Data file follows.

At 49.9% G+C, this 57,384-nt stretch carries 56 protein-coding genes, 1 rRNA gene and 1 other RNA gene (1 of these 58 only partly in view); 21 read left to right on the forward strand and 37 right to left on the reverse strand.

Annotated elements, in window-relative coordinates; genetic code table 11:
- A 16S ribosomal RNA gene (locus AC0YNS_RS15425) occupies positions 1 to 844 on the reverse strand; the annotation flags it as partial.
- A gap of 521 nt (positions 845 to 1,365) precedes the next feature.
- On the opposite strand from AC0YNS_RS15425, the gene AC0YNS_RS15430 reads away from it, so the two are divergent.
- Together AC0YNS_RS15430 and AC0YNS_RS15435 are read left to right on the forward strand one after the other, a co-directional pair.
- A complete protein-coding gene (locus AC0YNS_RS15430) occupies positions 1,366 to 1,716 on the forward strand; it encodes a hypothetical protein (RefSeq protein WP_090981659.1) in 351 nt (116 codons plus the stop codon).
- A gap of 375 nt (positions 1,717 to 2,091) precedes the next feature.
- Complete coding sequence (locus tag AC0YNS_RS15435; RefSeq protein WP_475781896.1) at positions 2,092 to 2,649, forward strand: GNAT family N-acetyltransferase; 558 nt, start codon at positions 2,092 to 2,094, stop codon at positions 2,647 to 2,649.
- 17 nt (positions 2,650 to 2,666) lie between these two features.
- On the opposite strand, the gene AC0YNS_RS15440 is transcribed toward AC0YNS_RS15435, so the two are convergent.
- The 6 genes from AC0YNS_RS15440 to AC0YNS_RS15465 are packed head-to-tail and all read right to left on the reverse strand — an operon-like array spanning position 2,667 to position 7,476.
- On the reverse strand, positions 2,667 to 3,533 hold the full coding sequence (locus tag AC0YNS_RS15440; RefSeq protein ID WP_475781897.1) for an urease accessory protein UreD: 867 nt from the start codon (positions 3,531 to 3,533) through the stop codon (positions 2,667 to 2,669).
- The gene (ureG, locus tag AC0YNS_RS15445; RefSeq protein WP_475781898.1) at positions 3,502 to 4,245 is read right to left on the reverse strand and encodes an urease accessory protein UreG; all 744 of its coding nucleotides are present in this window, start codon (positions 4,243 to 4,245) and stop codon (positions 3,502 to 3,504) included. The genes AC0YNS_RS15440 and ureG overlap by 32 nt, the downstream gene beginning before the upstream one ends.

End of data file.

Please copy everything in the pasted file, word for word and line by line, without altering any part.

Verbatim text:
At 49.9% G+C, this 57,384-nt stretch carries 56 protein-coding genes, 1 rRNA gene and 1 other RNA gene (1 of these 58 only partly in view); 21 read left to right on the forward strand and 37 right to left on the reverse strand.

Annotated elements, in window-relative coordinates; genetic code table 11:
- A 16S ribosomal RNA gene (locus AC0YNS_RS15425) occupies positions 1 to 844 on the reverse strand; the annotation flags it as partial.
- A gap of 521 nt (positions 845 to 1,365) precedes the next feature.
- On the opposite strand from AC0YNS_RS15425, the gene AC0YNS_RS15430 reads away from it, so the two are divergent.
- Together AC0YNS_RS15430 and AC0YNS_RS15435 are read left to right on the forward strand one after the other, a co-directional pair.
- A complete protein-coding gene (locus AC0YNS_RS15430) occupies positions 1,366 to 1,716 on the forward strand; it encodes a hypothetical protein (RefSeq protein WP_090981659.1) in 351 nt (116 codons plus the stop codon).
- A gap of 375 nt (positions 1,717 to 2,091) precedes the next feature.
- Complete coding sequence (locus tag AC0YNS_RS15435; RefSeq protein WP_475781896.1) at positions 2,092 to 2,649, forward strand: GNAT family N-acetyltransferase; 558 nt, start codon at positions 2,092 to 2,094, stop codon at positions 2,647 to 2,649.
- 17 nt (positions 2,650 to 2,666) lie between these two features.
- On the opposite strand, the gene AC0YNS_RS15440 is transcribed toward AC0YNS_RS15435, so the two are convergent.
- The 6 genes from AC0YNS_RS15440 to AC0YNS_RS15465 are packed head-to-tail and all read right to left on the reverse strand — an operon-like array spanning position 2,667 to position 7,476.
- On the reverse strand, positions 2,667 to 3,533 hold the full coding sequence (locus tag AC0YNS_RS15440; RefSeq protein ID WP_475781897.1) for an urease accessory protein UreD: 867 nt from the start codon (positions 3,531 to 3,533) through the stop codon (positions 2,667 to 2,669).
- The gene (ureG, locus tag AC0YNS_RS15445; RefSeq protein WP_475781898.1) at positions 3,502 to 4,245 is read right to left on the reverse strand and encodes an urease accessory protein UreG; all 744 of its coding nucleotides are present in this window, start codon (positions 4,243 to 4,245) and stop codon (positions 3,502 to 3,504) included. The genes AC0YNS_RS15440 and ureG overlap by 32 nt, the downstream gene beginning before the upstream one ends.